NASA delays Mars rover launch to no earlier than July 30
A technical issue with the United Launch Alliance Atlas 5 rocket that will send NASA’s $2.4 billion Perseverance rover toward Mars has pushed the mission’s launch date back to no earlier than July 30, nearly two weeks into a month-long window for the rover to head to the Red Planet, or else face a two-year delay.
NASA confirmed the launch delay to no sooner than July 30 in a statement Tuesday.
“Due to launch vehicle processing delays in preparation for spacecraft mate operations, NASA and United Launch Alliance have moved the first launch attempt of the Mars 2020 mission to no earlier than July 30,” NASA said. “A liquid oxygen sensor line presented off-nominal data during the Wet Dress Rehearsal, and additional time is needed for the team to inspect and evaluate.”
ULA performed the Wet Dress Rehearsal on June 22. The exercise involved rolling the Perseverance rover’s Atlas 5 launcher out of its vertical integration hangar to Cape Canaveral’s Complex 41 launch pad, then loading the rocket with kerosene, liquid hydrogen, and liquid oxygen propellants.
The launch team practiced countdown procedures, testing the Atlas 5’s systems before halting the pre-launch sequence seconds before ignition of the rocket’s RD-180 main engine.
After draining cryogenic propellants from the rocket, ULA returned the Atlas 5 to the Vertical Integration Facility south of pad 41 on June 24 to await the arrival of the Perseverance rover, the centerpiece of NASA’s Mars 2020 mission. ULA ground crews are also assessing the liquid oxygen sensor line that behaved unexpectedly during the Wet Dress Rehearsal.
The launch window July 30 opens at 7:50 a.m. EDT (1150 GMT). The Atlas 5 assigned to launch the Perseverance rover will fly in a configuration with four strap-on solid rocket boosters, a single-engine Centaur upper stage, and a 5.4-meter-diameter (17.7-foot) payload fairing.
The Mars 2020 mission was originally scheduled for launch July 17, the opening of an interplanetary launch period stretching several weeks in length. But several problems have delayed the launch date, eating into the limited period NASA has to vault the Mars 2020 mission off Earth on a trajectory toward Mars.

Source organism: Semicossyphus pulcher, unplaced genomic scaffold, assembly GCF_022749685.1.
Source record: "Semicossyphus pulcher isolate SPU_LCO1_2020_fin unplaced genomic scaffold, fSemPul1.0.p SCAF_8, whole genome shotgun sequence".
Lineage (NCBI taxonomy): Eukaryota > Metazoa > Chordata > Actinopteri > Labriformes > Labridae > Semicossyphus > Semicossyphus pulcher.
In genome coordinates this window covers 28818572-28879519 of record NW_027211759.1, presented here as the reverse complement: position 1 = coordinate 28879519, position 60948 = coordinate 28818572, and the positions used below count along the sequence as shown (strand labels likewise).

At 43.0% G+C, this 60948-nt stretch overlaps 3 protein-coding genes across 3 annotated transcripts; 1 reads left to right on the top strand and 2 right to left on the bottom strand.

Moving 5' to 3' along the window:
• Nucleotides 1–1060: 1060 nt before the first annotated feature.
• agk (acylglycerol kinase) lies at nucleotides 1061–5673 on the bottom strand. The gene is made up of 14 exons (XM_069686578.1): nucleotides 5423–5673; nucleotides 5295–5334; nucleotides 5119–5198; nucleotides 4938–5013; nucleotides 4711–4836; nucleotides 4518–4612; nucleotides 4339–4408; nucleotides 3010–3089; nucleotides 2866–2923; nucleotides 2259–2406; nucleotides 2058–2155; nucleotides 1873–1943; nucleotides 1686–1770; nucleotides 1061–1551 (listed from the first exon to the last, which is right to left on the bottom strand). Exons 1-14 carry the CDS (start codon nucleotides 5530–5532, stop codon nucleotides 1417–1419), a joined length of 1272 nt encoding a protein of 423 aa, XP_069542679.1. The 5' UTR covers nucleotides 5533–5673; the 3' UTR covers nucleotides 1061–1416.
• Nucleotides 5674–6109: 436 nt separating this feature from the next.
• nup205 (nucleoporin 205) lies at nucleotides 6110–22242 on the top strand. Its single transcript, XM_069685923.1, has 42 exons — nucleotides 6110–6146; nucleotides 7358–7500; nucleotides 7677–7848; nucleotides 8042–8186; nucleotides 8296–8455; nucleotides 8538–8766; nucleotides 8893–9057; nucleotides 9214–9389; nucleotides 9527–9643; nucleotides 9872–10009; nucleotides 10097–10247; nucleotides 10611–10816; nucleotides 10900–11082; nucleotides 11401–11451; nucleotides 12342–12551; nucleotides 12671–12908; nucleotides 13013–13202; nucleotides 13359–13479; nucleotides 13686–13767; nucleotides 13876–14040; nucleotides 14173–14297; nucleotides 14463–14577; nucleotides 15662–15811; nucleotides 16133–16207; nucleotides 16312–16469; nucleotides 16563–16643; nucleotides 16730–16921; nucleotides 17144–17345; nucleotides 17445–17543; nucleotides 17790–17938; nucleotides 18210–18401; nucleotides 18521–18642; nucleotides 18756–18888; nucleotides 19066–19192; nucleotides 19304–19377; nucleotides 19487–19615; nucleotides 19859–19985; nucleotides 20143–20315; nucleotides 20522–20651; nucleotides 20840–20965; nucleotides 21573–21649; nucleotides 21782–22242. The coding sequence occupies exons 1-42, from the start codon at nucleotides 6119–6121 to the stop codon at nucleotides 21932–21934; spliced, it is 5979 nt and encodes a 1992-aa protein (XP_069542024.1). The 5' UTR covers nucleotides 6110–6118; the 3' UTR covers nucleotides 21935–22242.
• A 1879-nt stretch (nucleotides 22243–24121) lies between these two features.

The launch period for the Mars 2020 mission originally ended Aug. 5, but NASA said earlier this month that additional analysis of the rover’s trajectory extended the available launch dates through Aug. 11. On Tuesday, NASA said flight analysis teams have added more days to the launch period, which now extends to Aug. 15.
Engineers are examining if the launch period may be extended further into August, according to NASA.
Spaceflight Now requested an interview Tuesday with NASA’s launch director for the Mars 2020 mission, but a NASA spokesperson could not provide the interview opportunity.
Nevertheless, the clock is ticking for the Mars 2020 team. Assuming the launch period closes Aug. 15, the mission has now used up nearly half of its launch period this year. The next chance to launch the Perseverance rover after this August will come in 2022.
“When you talk about Earth and Mars being on the same side of the sun, that happens once every 26 months,” said NASA Administrator Jim Bridenstine in a Mars 2020 pre-launch press conference earlier this month. “So it’s very expensive, if we have to take Perseverance and put it back into storage for a period of two years, it could cost half a billion dollars.”
NASA initially delayed the launch to July 20 after a problem with a crane held up assembly of the Atlas 5 rocket inside the VIF. A contamination concern issue with ground support equipment in NASA’s Payload Hazardous Servicing Facility — the ultra-clean room where the Perseverance rover is being readied for launch — delayed encapsulation of the spacecraft inside the Atlas 5’s aerodynamic payload shroud.
With the contamination concern resolved, NASA and ULA intended to transport the Mars 2020 spacecraft inside its payload fairing to the VIF on Saturday for installation on top of the Atlas 5 rocket.